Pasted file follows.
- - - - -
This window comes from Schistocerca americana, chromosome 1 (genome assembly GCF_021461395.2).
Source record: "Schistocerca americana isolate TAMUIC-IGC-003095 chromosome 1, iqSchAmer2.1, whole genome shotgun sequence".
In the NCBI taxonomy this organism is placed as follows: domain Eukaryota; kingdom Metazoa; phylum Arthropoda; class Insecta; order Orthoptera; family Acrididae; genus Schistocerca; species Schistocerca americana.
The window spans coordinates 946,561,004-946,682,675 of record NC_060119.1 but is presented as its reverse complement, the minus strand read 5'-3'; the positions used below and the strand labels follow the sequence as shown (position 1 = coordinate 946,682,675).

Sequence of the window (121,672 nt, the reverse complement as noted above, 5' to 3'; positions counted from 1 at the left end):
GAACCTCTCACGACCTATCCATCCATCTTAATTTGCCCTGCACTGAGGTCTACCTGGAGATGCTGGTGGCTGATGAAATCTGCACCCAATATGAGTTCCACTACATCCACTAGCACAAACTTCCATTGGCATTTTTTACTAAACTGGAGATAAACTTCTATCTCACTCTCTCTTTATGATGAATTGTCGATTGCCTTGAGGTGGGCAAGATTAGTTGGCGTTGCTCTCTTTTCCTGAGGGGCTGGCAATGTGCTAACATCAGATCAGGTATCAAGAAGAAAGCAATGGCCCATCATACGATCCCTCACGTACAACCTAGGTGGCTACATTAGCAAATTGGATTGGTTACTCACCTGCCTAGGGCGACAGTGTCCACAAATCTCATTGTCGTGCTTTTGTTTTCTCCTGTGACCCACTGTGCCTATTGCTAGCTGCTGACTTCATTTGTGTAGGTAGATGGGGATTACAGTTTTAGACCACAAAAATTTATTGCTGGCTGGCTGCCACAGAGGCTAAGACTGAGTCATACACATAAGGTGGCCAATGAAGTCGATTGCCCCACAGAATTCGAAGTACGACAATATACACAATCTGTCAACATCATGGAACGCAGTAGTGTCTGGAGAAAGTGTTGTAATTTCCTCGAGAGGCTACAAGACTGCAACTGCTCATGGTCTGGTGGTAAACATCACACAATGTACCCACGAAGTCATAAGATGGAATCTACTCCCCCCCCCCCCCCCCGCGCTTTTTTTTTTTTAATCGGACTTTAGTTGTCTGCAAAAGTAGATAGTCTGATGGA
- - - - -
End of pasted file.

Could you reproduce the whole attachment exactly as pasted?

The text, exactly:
This window comes from Schistocerca americana, chromosome 1 (genome assembly GCF_021461395.2).
Source record: "Schistocerca americana isolate TAMUIC-IGC-003095 chromosome 1, iqSchAmer2.1, whole genome shotgun sequence".
In the NCBI taxonomy this organism is placed as follows: domain Eukaryota; kingdom Metazoa; phylum Arthropoda; class Insecta; order Orthoptera; family Acrididae; genus Schistocerca; species Schistocerca americana.
The window spans coordinates 946,561,004-946,682,675 of record NC_060119.1 but is presented as its reverse complement, the minus strand read 5'-3'; the positions used below and the strand labels follow the sequence as shown (position 1 = coordinate 946,682,675).

Sequence of the window (121,672 nt, the reverse complement as noted above, 5' to 3'; positions counted from 1 at the left end):
GAACCTCTCACGACCTATCCATCCATCTTAATTTGCCCTGCACTGAGGTCTACCTGGAGATGCTGGTGGCTGATGAAATCTGCACCCAATATGAGTTCCACTACATCCACTAGCACAAACTTCCATTGGCATTTTTTACTAAACTGGAGATAAACTTCTATCTCACTCTCTCTTTATGATGAATTGTCGATTGCCTTGAGGTGGGCAAGATTAGTTGGCGTTGCTCTCTTTTCCTGAGGGGCTGGCAATGTGCTAACATCAGATCAGGTATCAAGAAGAAAGCAATGGCCCATCATACGATCCCTCACGTACAACCTAGGTGGCTACATTAGCAAATTGGATTGGTTACTCACCTGCCTAGGGCGACAGTGTCCACAAATCTCATTGTCGTGCTTTTGTTTTCTCCTGTGACCCACTGTGCCTATTGCTAGCTGCTGACTTCATTTGTGTAGGTAGATGGGGATTACAGTTTTAGACCACAAAAATTTATTGCTGGCTGGCTGCCACAGAGGCTAAGACTGAGTCATACACATAAGGTGGCCAATGAAGTCGATTGCCCCACAGAATTCGAAGTACGACAATATACACAATCTGTCAACATCATGGAACGCAGTAGTGTCTGGAGAAAGTGTTGTAATTTCCTCGAGAGGCTACAAGACTGCAACTGCTCATGGTCTGGTGGTAAACATCACACAATGTACCCACGAAGTCATAAGATGGAATCTACTCCCCCCCCCCCCCCCCGCGCTTTTTTTTTTTTAATCGGACTTTAGTTGTCTGCAAAAGTAGATAGTCTGATGGA